Confronting Economic Dislocations
Industrialization At Turn of the Century
At the turn of the century America was in the midst of a great
industrialization that had begun in the civil war. Great concentration of wealth
had fallen to a few Americans who turned them into industrial development. These
included Rockefeller in oil, Gould, Vanderbilt, Huntington and Stanford in railroads,
Carnegie in steel, and so on. Political power at the turn of the century was
promised to those who could address the problems of industrialization.
Conditions of Industrialization
Looking around, Americans of 1900 could see the burgeoning industrial
system and the material realities that it presented.
- Conditions of Labor. Immigration and the migration
from farms provided a seemingly inexhaustible supply of labor. This made labor
a cheap part of industrial production as a result of the laws of supply and
demand. To the industrialist, expenditures for safety made no economic sense:
an injured or deceased worker was easily replaced by another. Wages could
be kept low because there was always another worker willing to work for the
lower wage. Attempts by workers to organize to confront the organized wealth
of the barons for whom they worked were unsuccessful. Replacement workers
were readily available. Hiring these "scabs" as labor called them
inevitably led to disasters such as the Homestead Strike and the Pullman Strike
in which quasi-military forces were brought in my the barons and workers died.
- Exploitation of Customers. In the climate of the times,
the industrialists had the power to set prices. Railroads serviced the farmers
along their lines, but the farmers needed the railroads to survive. There
seemed no limit to the profit that the railroads could extract from the farmer.
Furthermore with entire industries controlled by one source, there was no
compulsion for quality. Books like The Jungle portrayed the meat packing
industry in Chicago and the lack of concern with the safety of food.
- Corruption of Government. The concentrated wealth
had an outlet in the corrupting of governmental officials. In the late 19th
century the United States Senate was owned by the railroads. The wealthy poured
money into the campaigns and pockets of key governmental officials who in
turn protected their interests. In the large cities, the political machines
organized politics not to address community concerns but as a provider of
private largesse to those who supported the machine, rich and poor.
Thus, government was not a regulator nor particularly vigilent about these
conditions. Rather the forces of economic power owned government.
- Great disparities of wealth marked the economic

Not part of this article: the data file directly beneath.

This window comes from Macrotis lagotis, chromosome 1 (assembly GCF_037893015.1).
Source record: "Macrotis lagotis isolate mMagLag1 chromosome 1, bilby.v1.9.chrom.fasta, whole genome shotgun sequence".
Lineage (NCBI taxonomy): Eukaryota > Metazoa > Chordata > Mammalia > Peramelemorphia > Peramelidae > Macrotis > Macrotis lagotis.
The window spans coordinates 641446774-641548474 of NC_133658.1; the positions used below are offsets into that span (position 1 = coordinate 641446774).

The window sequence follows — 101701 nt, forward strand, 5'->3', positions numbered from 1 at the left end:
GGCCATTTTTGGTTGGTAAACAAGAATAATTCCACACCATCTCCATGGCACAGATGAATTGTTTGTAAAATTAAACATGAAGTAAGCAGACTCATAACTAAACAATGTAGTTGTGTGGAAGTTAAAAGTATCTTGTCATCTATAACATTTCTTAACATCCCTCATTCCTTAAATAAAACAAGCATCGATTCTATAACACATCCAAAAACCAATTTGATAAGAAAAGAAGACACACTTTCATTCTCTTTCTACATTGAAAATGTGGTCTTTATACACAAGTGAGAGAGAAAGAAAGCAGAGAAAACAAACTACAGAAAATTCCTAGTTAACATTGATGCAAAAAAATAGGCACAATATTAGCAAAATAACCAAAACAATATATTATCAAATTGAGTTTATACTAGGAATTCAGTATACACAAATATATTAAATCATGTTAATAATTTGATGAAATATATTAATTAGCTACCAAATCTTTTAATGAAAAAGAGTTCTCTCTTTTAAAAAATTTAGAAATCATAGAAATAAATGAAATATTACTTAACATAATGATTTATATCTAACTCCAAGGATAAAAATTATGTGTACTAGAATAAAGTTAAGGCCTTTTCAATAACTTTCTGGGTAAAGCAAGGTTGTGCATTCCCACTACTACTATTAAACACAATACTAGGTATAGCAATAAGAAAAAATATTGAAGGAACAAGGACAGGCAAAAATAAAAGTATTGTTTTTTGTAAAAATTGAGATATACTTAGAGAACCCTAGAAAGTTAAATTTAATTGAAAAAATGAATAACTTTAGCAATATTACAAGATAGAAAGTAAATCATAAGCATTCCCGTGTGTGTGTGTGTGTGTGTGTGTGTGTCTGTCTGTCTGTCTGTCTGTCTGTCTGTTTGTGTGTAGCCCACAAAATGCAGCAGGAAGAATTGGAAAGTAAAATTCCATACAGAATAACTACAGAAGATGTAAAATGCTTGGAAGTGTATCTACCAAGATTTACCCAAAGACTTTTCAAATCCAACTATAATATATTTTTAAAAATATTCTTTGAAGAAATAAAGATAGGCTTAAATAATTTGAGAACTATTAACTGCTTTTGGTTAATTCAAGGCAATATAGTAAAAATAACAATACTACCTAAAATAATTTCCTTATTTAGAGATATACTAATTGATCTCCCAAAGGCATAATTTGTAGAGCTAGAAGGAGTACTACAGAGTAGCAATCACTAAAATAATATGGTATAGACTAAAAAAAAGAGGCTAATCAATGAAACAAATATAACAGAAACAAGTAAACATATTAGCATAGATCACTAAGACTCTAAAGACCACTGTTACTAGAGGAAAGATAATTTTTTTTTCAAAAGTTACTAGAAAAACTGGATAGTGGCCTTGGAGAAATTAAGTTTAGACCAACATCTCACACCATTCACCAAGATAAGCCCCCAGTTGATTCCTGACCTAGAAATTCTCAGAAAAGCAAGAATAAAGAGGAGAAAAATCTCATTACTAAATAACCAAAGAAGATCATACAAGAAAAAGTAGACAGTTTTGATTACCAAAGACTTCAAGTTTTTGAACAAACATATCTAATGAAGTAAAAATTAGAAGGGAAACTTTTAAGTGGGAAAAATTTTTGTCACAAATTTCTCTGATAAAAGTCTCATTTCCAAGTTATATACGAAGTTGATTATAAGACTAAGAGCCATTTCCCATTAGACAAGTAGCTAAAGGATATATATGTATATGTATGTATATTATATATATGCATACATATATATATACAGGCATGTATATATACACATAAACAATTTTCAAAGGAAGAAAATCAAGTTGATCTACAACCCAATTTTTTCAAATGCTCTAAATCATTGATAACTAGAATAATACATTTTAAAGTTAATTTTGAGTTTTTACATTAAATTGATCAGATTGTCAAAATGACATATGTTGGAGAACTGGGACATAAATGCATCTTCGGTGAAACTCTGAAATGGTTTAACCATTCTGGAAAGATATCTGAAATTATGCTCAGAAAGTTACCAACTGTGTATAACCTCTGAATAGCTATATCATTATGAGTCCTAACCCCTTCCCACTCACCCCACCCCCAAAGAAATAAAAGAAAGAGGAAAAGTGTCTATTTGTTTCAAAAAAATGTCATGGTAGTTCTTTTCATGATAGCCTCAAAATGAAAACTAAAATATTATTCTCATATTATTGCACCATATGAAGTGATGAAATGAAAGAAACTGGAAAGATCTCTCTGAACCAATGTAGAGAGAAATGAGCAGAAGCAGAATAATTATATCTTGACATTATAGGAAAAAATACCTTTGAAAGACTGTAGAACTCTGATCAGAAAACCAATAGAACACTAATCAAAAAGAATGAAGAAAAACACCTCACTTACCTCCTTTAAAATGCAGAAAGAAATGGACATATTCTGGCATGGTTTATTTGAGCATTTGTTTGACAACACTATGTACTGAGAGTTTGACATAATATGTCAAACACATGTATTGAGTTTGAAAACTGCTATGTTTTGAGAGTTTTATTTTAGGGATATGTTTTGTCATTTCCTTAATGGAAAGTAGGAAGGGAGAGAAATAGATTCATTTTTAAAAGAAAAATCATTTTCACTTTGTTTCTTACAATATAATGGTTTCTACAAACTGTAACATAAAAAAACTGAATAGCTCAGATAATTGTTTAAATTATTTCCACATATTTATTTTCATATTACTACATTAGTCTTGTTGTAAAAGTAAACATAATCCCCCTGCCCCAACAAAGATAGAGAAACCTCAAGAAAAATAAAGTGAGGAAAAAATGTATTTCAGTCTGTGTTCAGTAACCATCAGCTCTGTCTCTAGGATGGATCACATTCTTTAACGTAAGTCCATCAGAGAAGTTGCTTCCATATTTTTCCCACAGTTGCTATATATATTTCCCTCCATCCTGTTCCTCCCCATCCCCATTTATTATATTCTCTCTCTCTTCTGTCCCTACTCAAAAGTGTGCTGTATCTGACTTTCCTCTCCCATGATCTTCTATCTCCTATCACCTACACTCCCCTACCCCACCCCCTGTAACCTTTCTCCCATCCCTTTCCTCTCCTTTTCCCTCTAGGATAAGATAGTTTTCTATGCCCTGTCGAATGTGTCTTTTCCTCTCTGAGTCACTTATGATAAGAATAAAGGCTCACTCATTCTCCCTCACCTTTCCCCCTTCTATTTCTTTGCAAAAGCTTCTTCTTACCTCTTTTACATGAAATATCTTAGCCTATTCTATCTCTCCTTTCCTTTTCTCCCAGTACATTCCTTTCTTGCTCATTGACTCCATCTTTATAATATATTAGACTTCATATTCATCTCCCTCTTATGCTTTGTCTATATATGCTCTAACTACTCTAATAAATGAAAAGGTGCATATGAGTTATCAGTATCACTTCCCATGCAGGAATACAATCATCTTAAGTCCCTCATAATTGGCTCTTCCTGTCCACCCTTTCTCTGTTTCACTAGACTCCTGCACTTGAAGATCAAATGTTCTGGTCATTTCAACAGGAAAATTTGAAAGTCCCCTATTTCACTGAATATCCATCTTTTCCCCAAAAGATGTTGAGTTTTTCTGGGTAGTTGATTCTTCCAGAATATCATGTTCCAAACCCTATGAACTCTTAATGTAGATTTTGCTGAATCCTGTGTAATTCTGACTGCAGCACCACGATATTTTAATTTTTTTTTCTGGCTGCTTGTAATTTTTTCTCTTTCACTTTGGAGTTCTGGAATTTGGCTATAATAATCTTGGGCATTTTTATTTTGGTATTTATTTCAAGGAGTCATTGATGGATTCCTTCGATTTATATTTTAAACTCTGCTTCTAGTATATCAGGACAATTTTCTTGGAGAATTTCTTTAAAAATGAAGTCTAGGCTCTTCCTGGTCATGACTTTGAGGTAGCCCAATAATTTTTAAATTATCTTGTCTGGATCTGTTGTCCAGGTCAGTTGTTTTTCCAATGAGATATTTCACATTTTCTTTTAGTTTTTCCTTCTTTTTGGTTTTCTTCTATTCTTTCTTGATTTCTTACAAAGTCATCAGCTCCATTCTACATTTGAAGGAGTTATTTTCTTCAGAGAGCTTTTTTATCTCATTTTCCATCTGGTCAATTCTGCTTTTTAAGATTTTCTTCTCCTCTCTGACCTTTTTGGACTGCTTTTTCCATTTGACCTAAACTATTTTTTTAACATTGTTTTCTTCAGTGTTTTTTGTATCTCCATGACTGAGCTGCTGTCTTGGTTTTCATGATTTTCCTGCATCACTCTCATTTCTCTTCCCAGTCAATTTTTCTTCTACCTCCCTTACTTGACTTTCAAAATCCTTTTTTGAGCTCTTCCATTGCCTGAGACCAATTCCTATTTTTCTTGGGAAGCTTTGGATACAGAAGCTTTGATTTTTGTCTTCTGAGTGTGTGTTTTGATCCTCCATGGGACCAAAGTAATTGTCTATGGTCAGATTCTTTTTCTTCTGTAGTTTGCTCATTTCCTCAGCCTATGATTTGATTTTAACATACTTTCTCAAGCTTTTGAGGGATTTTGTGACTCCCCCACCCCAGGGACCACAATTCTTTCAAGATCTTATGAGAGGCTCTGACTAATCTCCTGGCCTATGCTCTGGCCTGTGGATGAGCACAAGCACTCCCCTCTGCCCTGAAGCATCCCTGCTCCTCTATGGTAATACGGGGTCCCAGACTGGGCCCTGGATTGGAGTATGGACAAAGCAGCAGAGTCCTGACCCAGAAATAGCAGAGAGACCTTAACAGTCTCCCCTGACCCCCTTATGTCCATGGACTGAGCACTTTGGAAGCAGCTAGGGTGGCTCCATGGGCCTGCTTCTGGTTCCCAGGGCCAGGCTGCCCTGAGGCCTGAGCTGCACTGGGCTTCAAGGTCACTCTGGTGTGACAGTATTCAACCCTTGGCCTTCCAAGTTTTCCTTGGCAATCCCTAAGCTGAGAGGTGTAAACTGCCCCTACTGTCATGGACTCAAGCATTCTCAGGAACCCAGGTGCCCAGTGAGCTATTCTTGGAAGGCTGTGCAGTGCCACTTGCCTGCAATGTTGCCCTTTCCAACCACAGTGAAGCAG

life of the industrial cities. The most squalid of slums contained the urban
poor mere blocks from opulent mansions in which the wealthy lived like royalty.
The rhetorical problem for leadership: How could these
material conditions be converted into public concerns.
Barriers to Successful
Remedy to Problems of Industrialization
Leaders addressing the dislocations of
industrialization had to overcome barriers
- Government is controlled by the wealthy. Democrats
and Republicans are supportive of industrialization. With the degree of government
corruption, normal politics resisted rather than addressed the problems.
- Great wealth financed means of resistance.
Industrialists hired quasi-military "detective agencies," well armed
and aggressive, to enforce their will through physical intimidation. Wounding
in resistance to these forces would cost the worker his/her job and with it
create economic and personal ruin. And, loss of life in pitched gun battles
was not an uncommon experience. In addition, wealth could purchase all the
legal expertise to prevent the courts from responding to the problems of industrialization.
- Domination of the industrial factory for employment
trapped workers into the system. Business access in this environment required
capital unavailable to ordinary citizens. So, the economy was coming to be
dominated by the need for industrial jobs. Threats to the loss of a job were
threats to life as well as livelihood. Resisting the industrialists was dangerous
for economic reasons.
- Resistance of individualism. The ideology of
American rhetoric celebrated the triumph of rugged individualism in the American
experience. The country was built, and success came, in the wake of individual
initiative. The industrialists represented this individualism. The idea that